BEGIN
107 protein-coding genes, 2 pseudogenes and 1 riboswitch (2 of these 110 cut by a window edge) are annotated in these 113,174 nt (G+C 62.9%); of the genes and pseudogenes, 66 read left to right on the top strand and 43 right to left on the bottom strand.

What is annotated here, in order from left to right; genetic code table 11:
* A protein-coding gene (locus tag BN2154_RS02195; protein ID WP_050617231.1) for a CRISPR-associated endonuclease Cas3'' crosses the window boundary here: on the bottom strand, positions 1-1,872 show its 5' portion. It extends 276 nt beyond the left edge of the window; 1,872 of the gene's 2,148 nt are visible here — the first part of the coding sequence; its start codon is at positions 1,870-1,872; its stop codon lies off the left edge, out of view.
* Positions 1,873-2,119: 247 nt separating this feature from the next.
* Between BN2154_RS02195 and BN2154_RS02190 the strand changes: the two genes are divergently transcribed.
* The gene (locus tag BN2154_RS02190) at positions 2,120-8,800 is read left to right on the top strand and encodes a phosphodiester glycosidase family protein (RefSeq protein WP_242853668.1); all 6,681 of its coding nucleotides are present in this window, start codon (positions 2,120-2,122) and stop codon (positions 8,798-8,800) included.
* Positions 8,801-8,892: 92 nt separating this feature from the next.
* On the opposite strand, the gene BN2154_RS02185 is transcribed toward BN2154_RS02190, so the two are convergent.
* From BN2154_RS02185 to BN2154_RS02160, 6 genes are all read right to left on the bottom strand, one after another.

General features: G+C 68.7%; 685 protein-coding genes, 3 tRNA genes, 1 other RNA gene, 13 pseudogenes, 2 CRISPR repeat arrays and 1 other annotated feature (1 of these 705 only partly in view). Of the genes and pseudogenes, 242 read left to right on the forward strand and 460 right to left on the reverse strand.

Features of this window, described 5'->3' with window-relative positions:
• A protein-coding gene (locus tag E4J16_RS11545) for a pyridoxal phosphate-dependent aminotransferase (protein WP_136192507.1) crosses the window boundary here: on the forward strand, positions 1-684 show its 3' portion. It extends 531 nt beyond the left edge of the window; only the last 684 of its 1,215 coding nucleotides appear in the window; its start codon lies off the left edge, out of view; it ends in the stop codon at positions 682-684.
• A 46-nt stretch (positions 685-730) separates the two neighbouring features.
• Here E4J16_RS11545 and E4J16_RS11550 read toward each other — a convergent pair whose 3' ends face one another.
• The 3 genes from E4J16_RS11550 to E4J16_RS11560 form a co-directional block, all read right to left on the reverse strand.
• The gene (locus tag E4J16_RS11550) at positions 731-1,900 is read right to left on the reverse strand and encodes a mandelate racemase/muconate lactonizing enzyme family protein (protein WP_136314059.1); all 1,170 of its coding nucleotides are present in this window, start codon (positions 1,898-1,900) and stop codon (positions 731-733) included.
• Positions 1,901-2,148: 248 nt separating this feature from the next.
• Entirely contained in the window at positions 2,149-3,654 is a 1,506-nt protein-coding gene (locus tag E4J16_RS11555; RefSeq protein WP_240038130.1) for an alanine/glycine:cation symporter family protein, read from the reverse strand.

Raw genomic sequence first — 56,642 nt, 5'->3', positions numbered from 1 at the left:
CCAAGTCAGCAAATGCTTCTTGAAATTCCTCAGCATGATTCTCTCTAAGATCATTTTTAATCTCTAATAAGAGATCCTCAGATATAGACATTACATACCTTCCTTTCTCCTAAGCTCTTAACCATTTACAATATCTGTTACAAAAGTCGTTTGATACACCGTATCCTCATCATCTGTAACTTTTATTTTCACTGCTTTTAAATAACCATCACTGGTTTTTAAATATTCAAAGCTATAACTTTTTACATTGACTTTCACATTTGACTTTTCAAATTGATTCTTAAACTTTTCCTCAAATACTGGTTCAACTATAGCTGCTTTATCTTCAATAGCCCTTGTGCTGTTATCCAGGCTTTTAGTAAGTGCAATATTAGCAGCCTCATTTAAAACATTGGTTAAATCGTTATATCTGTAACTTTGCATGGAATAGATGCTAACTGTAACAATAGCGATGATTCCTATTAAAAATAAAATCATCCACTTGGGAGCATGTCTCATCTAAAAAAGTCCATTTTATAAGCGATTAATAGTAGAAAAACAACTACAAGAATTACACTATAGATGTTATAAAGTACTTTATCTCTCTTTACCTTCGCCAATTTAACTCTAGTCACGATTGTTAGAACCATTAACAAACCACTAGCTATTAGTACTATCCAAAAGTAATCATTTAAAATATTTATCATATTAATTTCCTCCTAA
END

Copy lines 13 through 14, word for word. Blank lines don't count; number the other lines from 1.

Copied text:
• A 46-nt stretch (positions 685-730) separates the two neighbouring features.
• Here E4J16_RS11545 and E4J16_RS11550 read toward each other — a convergent pair whose 3' ends face one another.